AROUND a third of adults in Cheshire fail to take one short walk a week, new figures suggest.

Sport England's annual Active Lives Survey asked 2,384 residents across Cheshire East and West boroughs between November 2018 and November 2019 how often they take a 10-minute walk.

The results show 34 per cent of those respondents in Cheshire East (including Knutsford, Wilmslow and Middlewich) did so less than once a week, along with 31 per cent in Cheshire West (including Northwich and Winsford).

That was a higher proportion than one year earlier, when 31 per cent in Cheshire East and 25 per cent in Cheshire West walked 10 minutes less than once a week, and both boroughs were higher than the national average of 29 per cent in England.

Dr Alison Tedstone, chief nutritionist at Public Health England, said: "Just 10 minutes every day is a good start and can have health benefits but more is better and now more than ever avoiding public transport if possible and walking to work or to the shops makes even more sense.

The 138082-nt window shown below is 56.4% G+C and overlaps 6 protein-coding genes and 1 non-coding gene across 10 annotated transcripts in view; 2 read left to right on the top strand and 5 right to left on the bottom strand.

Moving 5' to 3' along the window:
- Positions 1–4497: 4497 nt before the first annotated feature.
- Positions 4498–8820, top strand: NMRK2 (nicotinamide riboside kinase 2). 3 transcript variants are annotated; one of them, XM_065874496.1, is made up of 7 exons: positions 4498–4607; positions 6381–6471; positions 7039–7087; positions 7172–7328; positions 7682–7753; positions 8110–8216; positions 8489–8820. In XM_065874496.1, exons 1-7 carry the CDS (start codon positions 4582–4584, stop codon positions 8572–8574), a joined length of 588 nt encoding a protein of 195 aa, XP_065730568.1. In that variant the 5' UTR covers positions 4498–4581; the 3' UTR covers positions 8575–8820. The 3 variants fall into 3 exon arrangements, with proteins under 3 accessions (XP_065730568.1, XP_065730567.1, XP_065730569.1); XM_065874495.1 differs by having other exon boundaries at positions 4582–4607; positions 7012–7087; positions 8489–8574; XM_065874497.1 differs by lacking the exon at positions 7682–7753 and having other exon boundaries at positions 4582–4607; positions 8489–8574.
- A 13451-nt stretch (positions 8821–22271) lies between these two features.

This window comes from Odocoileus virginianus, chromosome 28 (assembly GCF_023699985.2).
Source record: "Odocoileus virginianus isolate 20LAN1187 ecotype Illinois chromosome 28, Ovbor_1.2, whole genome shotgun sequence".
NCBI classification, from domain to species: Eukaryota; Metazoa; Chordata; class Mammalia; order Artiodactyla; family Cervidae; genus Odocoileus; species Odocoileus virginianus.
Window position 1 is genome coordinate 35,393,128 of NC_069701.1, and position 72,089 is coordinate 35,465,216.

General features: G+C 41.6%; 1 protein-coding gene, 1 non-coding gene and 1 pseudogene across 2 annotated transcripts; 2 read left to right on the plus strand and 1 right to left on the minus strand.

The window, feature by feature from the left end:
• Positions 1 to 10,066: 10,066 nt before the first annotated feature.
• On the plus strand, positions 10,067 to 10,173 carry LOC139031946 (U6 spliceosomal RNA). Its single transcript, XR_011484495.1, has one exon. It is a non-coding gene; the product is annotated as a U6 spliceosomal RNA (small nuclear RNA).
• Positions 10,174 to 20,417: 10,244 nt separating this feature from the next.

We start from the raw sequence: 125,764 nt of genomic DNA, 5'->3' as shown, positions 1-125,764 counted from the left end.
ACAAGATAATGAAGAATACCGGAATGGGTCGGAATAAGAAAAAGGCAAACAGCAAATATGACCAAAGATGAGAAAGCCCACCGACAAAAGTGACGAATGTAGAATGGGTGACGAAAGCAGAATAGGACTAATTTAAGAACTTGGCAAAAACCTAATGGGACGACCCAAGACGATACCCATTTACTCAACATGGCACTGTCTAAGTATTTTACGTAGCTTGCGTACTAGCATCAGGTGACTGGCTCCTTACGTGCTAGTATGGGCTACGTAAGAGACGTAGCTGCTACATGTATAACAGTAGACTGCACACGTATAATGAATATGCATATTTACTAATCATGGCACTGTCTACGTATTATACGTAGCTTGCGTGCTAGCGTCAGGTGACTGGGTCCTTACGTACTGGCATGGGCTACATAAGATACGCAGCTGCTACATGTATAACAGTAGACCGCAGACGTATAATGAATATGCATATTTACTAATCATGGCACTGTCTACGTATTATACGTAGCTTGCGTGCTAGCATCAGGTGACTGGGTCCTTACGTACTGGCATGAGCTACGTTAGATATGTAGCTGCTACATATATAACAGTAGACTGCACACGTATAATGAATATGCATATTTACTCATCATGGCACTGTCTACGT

“Staying active is an important part of maintaining or reaching a healthy weight alongside a healthy diet."

The NHS recommends 150 minutes a week of moderate activity, which can include brisk walking, to treat obesity.

Residents were even less likely to cycle than walk, with just nine per cent in Cheshire East or West doing this once a week.

The Royal College of GPs said regular physical exercise can have significant benefits to both physical and mental health.

Professor Martin Marshall, chair of the group, said: "There are lots of forms of exercise that patients can do that are free, easily accessible, and doable for patients of all fitness levels – walking is great example that is easy to incorporate into everyday life for most patients."

According to the Sport England survey, the average annual distance travelled on foot by people across England fell to 205 miles last year – down from 210 miles the year before.

The most common reason given by people for not doing more was that they walk enough already, with the weather also acting as a deterrent.